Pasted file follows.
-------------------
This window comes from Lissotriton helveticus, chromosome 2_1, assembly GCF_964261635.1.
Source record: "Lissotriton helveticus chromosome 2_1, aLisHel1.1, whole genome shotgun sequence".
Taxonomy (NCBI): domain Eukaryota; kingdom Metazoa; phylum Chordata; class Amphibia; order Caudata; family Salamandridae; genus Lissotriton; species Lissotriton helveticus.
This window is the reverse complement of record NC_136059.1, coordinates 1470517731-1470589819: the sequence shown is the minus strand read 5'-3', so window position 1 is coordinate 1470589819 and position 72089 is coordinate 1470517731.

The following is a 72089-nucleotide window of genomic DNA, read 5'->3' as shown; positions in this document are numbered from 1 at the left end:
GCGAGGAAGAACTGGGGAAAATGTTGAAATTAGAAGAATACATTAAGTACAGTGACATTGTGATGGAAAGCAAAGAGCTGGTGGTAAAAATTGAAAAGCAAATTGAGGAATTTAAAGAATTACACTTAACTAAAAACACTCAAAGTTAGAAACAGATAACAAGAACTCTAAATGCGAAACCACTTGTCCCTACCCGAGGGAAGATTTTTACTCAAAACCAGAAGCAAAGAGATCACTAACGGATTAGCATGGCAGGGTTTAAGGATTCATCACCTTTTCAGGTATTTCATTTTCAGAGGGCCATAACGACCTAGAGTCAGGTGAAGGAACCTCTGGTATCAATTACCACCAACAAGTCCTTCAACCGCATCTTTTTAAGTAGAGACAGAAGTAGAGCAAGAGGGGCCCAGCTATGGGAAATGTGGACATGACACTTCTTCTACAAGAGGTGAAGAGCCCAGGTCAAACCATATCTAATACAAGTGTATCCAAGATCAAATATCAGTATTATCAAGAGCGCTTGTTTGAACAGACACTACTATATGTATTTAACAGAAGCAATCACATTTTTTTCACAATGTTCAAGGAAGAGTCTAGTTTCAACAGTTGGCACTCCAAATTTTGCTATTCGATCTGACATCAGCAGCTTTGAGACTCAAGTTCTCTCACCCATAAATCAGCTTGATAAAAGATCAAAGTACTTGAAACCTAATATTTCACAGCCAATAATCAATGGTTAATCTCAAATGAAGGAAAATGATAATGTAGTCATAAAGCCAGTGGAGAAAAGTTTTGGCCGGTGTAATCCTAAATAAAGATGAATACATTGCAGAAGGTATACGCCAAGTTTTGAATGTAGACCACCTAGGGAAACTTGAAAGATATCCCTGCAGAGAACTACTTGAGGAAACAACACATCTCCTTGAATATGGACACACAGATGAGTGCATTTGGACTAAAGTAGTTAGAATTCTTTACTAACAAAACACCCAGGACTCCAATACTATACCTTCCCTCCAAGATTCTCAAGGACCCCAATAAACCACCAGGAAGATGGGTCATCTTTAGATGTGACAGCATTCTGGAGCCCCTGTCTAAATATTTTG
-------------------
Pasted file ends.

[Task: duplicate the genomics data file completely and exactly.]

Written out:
This window comes from Lissotriton helveticus, chromosome 2_1, assembly GCF_964261635.1.
Source record: "Lissotriton helveticus chromosome 2_1, aLisHel1.1, whole genome shotgun sequence".
Taxonomy (NCBI): domain Eukaryota; kingdom Metazoa; phylum Chordata; class Amphibia; order Caudata; family Salamandridae; genus Lissotriton; species Lissotriton helveticus.
This window is the reverse complement of record NC_136059.1, coordinates 1470517731-1470589819: the sequence shown is the minus strand read 5'-3', so window position 1 is coordinate 1470589819 and position 72089 is coordinate 1470517731.

The following is a 72089-nucleotide window of genomic DNA, read 5'->3' as shown; positions in this document are numbered from 1 at the left end:
GCGAGGAAGAACTGGGGAAAATGTTGAAATTAGAAGAATACATTAAGTACAGTGACATTGTGATGGAAAGCAAAGAGCTGGTGGTAAAAATTGAAAAGCAAATTGAGGAATTTAAAGAATTACACTTAACTAAAAACACTCAAAGTTAGAAACAGATAACAAGAACTCTAAATGCGAAACCACTTGTCCCTACCCGAGGGAAGATTTTTACTCAAAACCAGAAGCAAAGAGATCACTAACGGATTAGCATGGCAGGGTTTAAGGATTCATCACCTTTTCAGGTATTTCATTTTCAGAGGGCCATAACGACCTAGAGTCAGGTGAAGGAACCTCTGGTATCAATTACCACCAACAAGTCCTTCAACCGCATCTTTTTAAGTAGAGACAGAAGTAGAGCAAGAGGGGCCCAGCTATGGGAAATGTGGACATGACACTTCTTCTACAAGAGGTGAAGAGCCCAGGTCAAACCATATCTAATACAAGTGTATCCAAGATCAAATATCAGTATTATCAAGAGCGCTTGTTTGAACAGACACTACTATATGTATTTAACAGAAGCAATCACATTTTTTTCACAATGTTCAAGGAAGAGTCTAGTTTCAACAGTTGGCACTCCAAATTTTGCTATTCGATCTGACATCAGCAGCTTTGAGACTCAAGTTCTCTCACCCATAAATCAGCTTGATAAAAGATCAAAGTACTTGAAACCTAATATTTCACAGCCAATAATCAATGGTTAATCTCAAATGAAGGAAAATGATAATGTAGTCATAAAGCCAGTGGAGAAAAGTTTTGGCCGGTGTAATCCTAAATAAAGATGAATACATTGCAGAAGGTATACGCCAAGTTTTGAATGTAGACCACCTAGGGAAACTTGAAAGATATCCCTGCAGAGAACTACTTGAGGAAACAACACATCTCCTTGAATATGGACACACAGATGAGTGCATTTGGACTAAAGTAGTTAGAATTCTTTACTAACAAAACACCCAGGACTCCAATACTATACCTTCCCTCCAAGATTCTCAAGGACCCCAATAAACCACCAGGAAGATGGGTCATCTTTAGATGTGACAGCATTCTGGAGCCCCTGTCTAAATATTTTG